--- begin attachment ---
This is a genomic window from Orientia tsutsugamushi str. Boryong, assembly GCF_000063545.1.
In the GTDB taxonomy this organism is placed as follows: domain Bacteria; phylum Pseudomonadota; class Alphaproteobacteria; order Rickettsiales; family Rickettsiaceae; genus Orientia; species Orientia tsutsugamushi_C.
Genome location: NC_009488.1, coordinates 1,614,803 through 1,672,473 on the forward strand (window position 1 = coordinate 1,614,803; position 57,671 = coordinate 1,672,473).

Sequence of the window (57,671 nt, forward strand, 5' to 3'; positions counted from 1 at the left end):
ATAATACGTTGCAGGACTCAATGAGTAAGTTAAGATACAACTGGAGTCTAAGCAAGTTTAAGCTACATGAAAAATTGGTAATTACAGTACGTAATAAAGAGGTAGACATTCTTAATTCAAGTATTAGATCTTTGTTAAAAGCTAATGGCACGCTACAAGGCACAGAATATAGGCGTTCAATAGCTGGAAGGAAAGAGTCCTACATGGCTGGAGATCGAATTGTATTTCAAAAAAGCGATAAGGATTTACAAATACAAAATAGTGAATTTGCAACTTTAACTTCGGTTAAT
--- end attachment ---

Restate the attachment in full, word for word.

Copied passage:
This is a genomic window from Orientia tsutsugamushi str. Boryong, assembly GCF_000063545.1.
In the GTDB taxonomy this organism is placed as follows: domain Bacteria; phylum Pseudomonadota; class Alphaproteobacteria; order Rickettsiales; family Rickettsiaceae; genus Orientia; species Orientia tsutsugamushi_C.
Genome location: NC_009488.1, coordinates 1,614,803 through 1,672,473 on the forward strand (window position 1 = coordinate 1,614,803; position 57,671 = coordinate 1,672,473).

Sequence of the window (57,671 nt, forward strand, 5' to 3'; positions counted from 1 at the left end):
ATAATACGTTGCAGGACTCAATGAGTAAGTTAAGATACAACTGGAGTCTAAGCAAGTTTAAGCTACATGAAAAATTGGTAATTACAGTACGTAATAAAGAGGTAGACATTCTTAATTCAAGTATTAGATCTTTGTTAAAAGCTAATGGCACGCTACAAGGCACAGAATATAGGCGTTCAATAGCTGGAAGGAAAGAGTCCTACATGGCTGGAGATCGAATTGTATTTCAAAAAAGCGATAAGGATTTACAAATACAAAATAGTGAATTTGCAACTTTAACTTCGGTTAAT